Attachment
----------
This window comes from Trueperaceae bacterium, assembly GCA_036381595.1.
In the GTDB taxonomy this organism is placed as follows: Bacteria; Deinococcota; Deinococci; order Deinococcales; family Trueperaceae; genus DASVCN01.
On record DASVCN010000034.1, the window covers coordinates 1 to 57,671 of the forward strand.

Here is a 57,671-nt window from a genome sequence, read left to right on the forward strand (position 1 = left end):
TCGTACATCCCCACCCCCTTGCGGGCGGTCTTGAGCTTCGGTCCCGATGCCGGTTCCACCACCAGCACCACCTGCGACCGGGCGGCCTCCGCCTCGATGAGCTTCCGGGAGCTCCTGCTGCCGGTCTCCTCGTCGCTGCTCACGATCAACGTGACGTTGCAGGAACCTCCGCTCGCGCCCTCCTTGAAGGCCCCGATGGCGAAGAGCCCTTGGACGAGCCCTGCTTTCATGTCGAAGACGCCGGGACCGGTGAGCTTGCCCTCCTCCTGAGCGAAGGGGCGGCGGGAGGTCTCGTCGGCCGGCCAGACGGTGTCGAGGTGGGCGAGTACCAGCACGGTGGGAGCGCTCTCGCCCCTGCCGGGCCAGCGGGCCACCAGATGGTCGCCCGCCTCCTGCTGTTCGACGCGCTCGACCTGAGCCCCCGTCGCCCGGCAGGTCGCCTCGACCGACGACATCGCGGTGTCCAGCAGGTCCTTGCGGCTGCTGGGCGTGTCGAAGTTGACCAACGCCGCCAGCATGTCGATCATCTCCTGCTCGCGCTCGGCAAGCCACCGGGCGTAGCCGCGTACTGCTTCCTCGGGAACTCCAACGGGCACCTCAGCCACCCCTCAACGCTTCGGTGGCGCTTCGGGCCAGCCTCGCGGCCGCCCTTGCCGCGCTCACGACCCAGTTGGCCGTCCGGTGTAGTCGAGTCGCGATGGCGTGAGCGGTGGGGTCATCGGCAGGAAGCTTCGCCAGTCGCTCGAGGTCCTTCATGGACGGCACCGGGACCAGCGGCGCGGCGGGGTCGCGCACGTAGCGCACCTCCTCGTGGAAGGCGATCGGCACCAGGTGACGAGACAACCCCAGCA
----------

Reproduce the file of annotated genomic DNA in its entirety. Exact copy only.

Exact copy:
This window comes from Trueperaceae bacterium, assembly GCA_036381595.1.
In the GTDB taxonomy this organism is placed as follows: Bacteria; Deinococcota; Deinococci; order Deinococcales; family Trueperaceae; genus DASVCN01.
On record DASVCN010000034.1, the window covers coordinates 1 to 57,671 of the forward strand.

Here is a 57,671-nt window from a genome sequence, read left to right on the forward strand (position 1 = left end):
TCGTACATCCCCACCCCCTTGCGGGCGGTCTTGAGCTTCGGTCCCGATGCCGGTTCCACCACCAGCACCACCTGCGACCGGGCGGCCTCCGCCTCGATGAGCTTCCGGGAGCTCCTGCTGCCGGTCTCCTCGTCGCTGCTCACGATCAACGTGACGTTGCAGGAACCTCCGCTCGCGCCCTCCTTGAAGGCCCCGATGGCGAAGAGCCCTTGGACGAGCCCTGCTTTCATGTCGAAGACGCCGGGACCGGTGAGCTTGCCCTCCTCCTGAGCGAAGGGGCGGCGGGAGGTCTCGTCGGCCGGCCAGACGGTGTCGAGGTGGGCGAGTACCAGCACGGTGGGAGCGCTCTCGCCCCTGCCGGGCCAGCGGGCCACCAGATGGTCGCCCGCCTCCTGCTGTTCGACGCGCTCGACCTGAGCCCCCGTCGCCCGGCAGGTCGCCTCGACCGACGACATCGCGGTGTCCAGCAGGTCCTTGCGGCTGCTGGGCGTGTCGAAGTTGACCAACGCCGCCAGCATGTCGATCATCTCCTGCTCGCGCTCGGCAAGCCACCGGGCGTAGCCGCGTACTGCTTCCTCGGGAACTCCAACGGGCACCTCAGCCACCCCTCAACGCTTCGGTGGCGCTTCGGGCCAGCCTCGCGGCCGCCCTTGCCGCGCTCACGACCCAGTTGGCCGTCCGGTGTAGTCGAGTCGCGATGGCGTGAGCGGTGGGGTCATCGGCAGGAAGCTTCGCCAGTCGCTCGAGGTCCTTCATGGACGGCACCGGGACCAGCGGCGCGGCGGGGTCGCGCACGTAGCGCACCTCCTCGTGGAAGGCGATCGGCACCAGGTGACGAGACAACCCCAGCA